Our client, age 20, and his friend, age 19, had been drinking in their apartment. They were college students and enjoying a beer or two. They then decided to steal a traffic light (without the pole) to put it in their apartment because they thought it would look cool, especially if they could figure out how to get it to light up.
In a Nutshell: Our client, age 20, arrested near El Camino College while trying to remove traffic light fixture from traffic light pole, alcohol involved, case resolved for diversion and no conviction.
The two gathered up some tools, a ladder and carried their beer bottles, half-full, with them to a North Torrance intersection. It was about 1:00 a.m. The 19-year old proceeded to climb the light pole with some tools. Our client, with his beer in hand, stood below.
As luck would have it, just as the 19-year old scaled the traffic light pole and was perched about ten feet off the ground, a Torrance Police Officer drove by. He kept driving, proceeding perhaps a half-mile further. Our client thought the cop may not have observed the two.
Instead, the cop returned to the scene, after the 19-year old had already removed a few screws from the light fixture in preparation for lowering it to our client. Such a fixture is about four and a half feet high, more than 18 inches wide and weighs about 80 pounds. Had our client’s friend been successful in removing the light, it would have been quite difficult to safely lower it to our client standing below.
The two young men were promptly arrested and taken to the Torrance Police Station. They were ultimately released and then charged in Torrance Superior Court with attempted petty theft (Penal Code §§ 664/484(a)), tampering with a traffic control device (Vehicle Code § 21464(a)) and possession of burglary tools (Penal Code § 466). There was no charge related to the alcohol.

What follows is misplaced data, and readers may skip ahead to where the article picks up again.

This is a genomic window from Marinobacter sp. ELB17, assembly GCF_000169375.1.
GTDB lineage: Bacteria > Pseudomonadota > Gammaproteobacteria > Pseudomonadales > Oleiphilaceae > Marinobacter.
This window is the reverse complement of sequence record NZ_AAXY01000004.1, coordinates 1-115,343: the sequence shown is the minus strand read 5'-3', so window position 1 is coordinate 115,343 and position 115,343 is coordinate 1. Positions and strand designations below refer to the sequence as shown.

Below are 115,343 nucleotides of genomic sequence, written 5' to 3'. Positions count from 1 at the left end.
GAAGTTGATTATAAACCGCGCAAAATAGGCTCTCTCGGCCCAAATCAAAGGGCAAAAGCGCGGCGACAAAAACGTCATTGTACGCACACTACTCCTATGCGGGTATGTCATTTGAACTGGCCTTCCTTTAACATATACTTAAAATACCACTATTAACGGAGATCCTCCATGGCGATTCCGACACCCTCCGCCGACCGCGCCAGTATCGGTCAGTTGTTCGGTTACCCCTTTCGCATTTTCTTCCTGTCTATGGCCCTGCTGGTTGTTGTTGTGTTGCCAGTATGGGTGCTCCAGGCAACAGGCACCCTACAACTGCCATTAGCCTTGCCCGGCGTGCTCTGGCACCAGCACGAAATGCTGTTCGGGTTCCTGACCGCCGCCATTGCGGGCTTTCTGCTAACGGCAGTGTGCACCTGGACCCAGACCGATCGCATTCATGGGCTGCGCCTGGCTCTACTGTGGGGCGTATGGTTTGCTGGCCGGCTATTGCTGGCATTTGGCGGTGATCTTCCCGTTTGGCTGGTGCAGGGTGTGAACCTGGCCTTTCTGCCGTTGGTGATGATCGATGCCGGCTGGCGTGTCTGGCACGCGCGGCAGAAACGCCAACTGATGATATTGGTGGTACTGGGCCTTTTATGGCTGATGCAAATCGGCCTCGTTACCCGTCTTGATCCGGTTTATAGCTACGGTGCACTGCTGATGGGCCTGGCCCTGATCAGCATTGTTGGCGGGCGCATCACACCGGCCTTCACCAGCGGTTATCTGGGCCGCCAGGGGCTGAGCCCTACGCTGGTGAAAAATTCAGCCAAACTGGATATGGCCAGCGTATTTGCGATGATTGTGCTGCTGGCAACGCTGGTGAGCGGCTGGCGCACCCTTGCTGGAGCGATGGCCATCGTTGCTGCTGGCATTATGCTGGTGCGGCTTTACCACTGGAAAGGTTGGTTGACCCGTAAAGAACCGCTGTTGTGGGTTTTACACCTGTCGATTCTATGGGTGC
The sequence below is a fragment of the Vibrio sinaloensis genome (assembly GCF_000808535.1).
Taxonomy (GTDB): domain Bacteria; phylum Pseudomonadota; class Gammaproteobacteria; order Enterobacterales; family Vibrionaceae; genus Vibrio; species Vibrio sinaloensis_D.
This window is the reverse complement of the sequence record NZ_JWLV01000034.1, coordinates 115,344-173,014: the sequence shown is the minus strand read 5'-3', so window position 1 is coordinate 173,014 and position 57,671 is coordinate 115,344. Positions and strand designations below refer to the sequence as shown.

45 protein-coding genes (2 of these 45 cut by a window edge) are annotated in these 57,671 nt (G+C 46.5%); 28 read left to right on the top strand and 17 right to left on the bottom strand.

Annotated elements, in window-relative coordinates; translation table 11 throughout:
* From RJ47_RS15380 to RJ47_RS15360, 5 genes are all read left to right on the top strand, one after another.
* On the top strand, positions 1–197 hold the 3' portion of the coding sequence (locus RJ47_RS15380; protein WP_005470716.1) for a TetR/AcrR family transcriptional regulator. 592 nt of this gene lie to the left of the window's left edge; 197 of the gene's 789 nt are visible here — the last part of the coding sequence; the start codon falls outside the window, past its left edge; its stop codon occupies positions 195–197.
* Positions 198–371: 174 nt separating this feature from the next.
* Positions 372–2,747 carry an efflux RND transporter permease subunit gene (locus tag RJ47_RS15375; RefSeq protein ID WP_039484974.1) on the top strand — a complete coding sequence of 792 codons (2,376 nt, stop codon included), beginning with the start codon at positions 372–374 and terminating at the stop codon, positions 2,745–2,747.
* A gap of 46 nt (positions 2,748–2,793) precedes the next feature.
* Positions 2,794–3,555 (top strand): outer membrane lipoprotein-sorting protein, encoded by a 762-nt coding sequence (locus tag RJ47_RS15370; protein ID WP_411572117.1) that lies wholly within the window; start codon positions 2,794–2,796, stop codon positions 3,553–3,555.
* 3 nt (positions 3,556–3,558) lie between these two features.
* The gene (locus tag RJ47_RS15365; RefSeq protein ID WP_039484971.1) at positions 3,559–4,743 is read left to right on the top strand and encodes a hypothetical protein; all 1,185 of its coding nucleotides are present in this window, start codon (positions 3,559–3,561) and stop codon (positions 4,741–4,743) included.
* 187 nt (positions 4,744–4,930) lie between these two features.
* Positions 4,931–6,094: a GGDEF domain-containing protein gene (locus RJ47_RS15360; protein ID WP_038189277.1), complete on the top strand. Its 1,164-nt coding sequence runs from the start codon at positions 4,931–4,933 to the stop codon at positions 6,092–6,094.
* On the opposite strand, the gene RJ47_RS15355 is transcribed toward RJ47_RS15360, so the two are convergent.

The client and his father, as well as his mother, contacted Greg Hill & Associates. Greg then met with the client at the Torrance jail within about an hour, explaining what could happen and asking the client about the basic facts. The client was then bailed out by his father and the two met with Greg.
Greg listened to the story about what had happened and told the father and son what he hoped to do to resolve the case.
Greg then met with the Torrance City Prosecutor, who was quite stern about the client’s intention to render an intersection a dangerous place once the very heavy traffic light was removed. She also reminded Greg, somewhat unnecessarily, how dangerous the intersection would be without a traffic light to control entry of vehicles into the intersection.
However, she also considered our client’s youth and the fact that he did an online shoplifting prevention course, which Greg recommended he do (and he did). The prosecutor also acknowledged our client’s college plans. Greg brought in the client’s college class schedule from El Camino and his grades.
It merits mention that Greg did not represent the client’s friend, who was represented by the public defender.
The Torrance City Prosecutor relented, offering our client the opportunity to earn a dismissal by paying a court fine of $300, plus penalties and assessments (about $1,400 total), perform ten days of court-approved community service, pay a $423 booking fee to the City of Torrance and $234.84 in restitution to the City of Torrance for the damage to the light fixture. Once our client completed these tasks, his plea to the attempted petty theft was withdrawn and the case was dismissed.
The client was happy that this crazy night would not result in a conviction on his record and that the case was dismissed.
His friend did not get diversion, as the prosecutor viewed our client’s conduct as more of an aider and abettor, but the friend as the principal. Our client’s friend did suffer a conviction and was placed on two years of informal probation.
For more information about the issues in this theft offense case summary, click on the following articles:
Conviction Reversed for Possession of Burglary Tools (Penal Code § 466)
What Is Diversion, Delayed Entry of Plea and Deferred Entry of Judgment?
AB 2124 – The New Pilot Program for Diversion of First-Time, Low Level Offenders in Los Angeles County Only
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